Vice-Admiral David Johnston Photo: Alex Ellinghausen’s military operations chief has conceded Russia’s entry into the multi-sided civil war on the side of Syrian president Bashar Al-Assad has “self-evidently” changed the situation on the ground, making the fight against Islamic State “increasingly complex”.
The n airforce has not flown a single mission over Syria since Russia began bombing targets in the war torn country a week ago, Vice-Admiral David Johnston says, but he has insisted strike missions are not on hold.
Russia has been accused by the US of propping up President Assad and targeting moderate rebels, including elements of the Free Syrian Army, but insists it is targeting Islamic State.
Defence Minister Marise Payne has left open the door to ‘s stepping up its contribution to the air strike campaign in Syria, while echoing US concerns over Russian air strikes.
Admiral Johnston conceded it was not clear that Russia’s engagement in the regional conflagration was complementary to the Western allies’ aim of degrading and destroying Islamic State, also known as Daesh.
But he said Coalition forces were “very confident” in the procedures that had been put in place to ensure the safety of pilots flying in the increasingly contested space.
“The Coalition has its own procedures in place to ensure the safety of flight over Syria, what has changed with the Russian presence of course is that there is another participant that is flying operations in Syria. We have to make sure that we preserve safety of flight and those arrangements have been put in place by the US while they go through dialogue and discussions with Russian authorities about how to best manage those outcomes,” he said.
Last week, Foreign Minister Julie Bishop told Fairfax Media that could consider stepping up its tempo of air strikes in Syria after the US vowed to “accelerate” the Western-led coalition’s efforts in the war-torn country.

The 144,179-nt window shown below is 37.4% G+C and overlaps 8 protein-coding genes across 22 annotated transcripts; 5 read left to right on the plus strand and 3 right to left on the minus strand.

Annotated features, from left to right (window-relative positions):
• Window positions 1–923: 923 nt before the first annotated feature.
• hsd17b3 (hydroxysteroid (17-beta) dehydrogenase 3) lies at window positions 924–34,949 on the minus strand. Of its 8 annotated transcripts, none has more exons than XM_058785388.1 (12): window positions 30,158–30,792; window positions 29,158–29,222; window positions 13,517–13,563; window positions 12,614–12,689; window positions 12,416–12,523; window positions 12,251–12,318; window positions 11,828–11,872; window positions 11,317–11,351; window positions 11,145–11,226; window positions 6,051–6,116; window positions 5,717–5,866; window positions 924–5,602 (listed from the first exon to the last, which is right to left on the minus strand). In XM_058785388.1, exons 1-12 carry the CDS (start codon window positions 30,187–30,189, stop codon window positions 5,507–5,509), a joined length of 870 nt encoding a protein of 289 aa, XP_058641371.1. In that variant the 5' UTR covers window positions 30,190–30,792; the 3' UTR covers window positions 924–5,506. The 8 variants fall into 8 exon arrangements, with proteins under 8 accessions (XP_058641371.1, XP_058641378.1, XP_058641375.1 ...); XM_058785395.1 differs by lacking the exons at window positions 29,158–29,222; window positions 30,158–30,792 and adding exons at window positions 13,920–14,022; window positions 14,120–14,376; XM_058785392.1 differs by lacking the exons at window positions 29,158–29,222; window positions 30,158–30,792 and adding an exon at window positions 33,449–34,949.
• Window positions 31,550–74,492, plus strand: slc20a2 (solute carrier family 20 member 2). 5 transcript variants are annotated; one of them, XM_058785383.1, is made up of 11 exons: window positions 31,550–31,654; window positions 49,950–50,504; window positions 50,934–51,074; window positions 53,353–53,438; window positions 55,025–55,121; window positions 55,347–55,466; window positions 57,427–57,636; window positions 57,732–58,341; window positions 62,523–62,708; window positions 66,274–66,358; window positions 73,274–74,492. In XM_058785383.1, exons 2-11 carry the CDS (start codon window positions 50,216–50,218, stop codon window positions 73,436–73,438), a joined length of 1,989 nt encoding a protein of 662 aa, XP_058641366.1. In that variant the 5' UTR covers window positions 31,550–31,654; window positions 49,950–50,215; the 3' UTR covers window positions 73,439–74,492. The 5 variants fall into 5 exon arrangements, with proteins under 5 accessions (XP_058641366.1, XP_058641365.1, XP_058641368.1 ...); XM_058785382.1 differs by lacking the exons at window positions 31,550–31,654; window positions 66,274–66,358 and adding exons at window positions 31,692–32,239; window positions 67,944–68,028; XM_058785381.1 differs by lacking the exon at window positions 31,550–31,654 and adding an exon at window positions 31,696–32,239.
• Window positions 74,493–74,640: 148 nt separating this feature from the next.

And despite not having flown a mission over Syria since last week, Admiral Johnston said that “if there was a mission tonight to do so, we would do so”.
“Our tasking depends on the priorities of the day that come out of the air operations centre; there is no change in our availability to conduct air operations in Syria,” he said.
“We have not [flown a mission over Syria] but not because there is any restriction, tactically our focus has been elsewhere but there is no restraint.”
Admiral Johnston said RAAF aircraft loads have not changed since Russia entered the battle space and that “as always with military forces anywhere we have self-defence, but all our procedures are to ensure that we don’t find ourselves in that position”.
has now carried out two successful air strikes on Islamic State targets in Syria, with one taking out an armoured personnel carrier and the other hitting a check point.
In total, has flown 434 strike missions over Iraq and Syria since October 2, 2014, when the mission began – with 209 of them being flow by Super Hornets and 225 flown by FA-18 Hornets. Nine of those 434 missions have been over Syria.
In addition, ‘s KC-30 refuelling aircraft has flown 411 missions, including five missions over Syria, and delivered 15 million kilograms of fuel while the Wedgetail surveillance aircraft has flown 142 missions, including 1 over Syria.
Admiral Johnston – who in August said n missions in Syria would not be a “game changer” – said was making a valuable contribution and that the Iraqi government, rather than Islamic State, now owned the operational initiative in that country.
“I said at the time it will provide flexibility to operational commanders…to move aircraft across a border that Daesh does not recognise itself,” he said.
“It is not a significant change for the air operations but it does bring significant latitude for a mission commander.”
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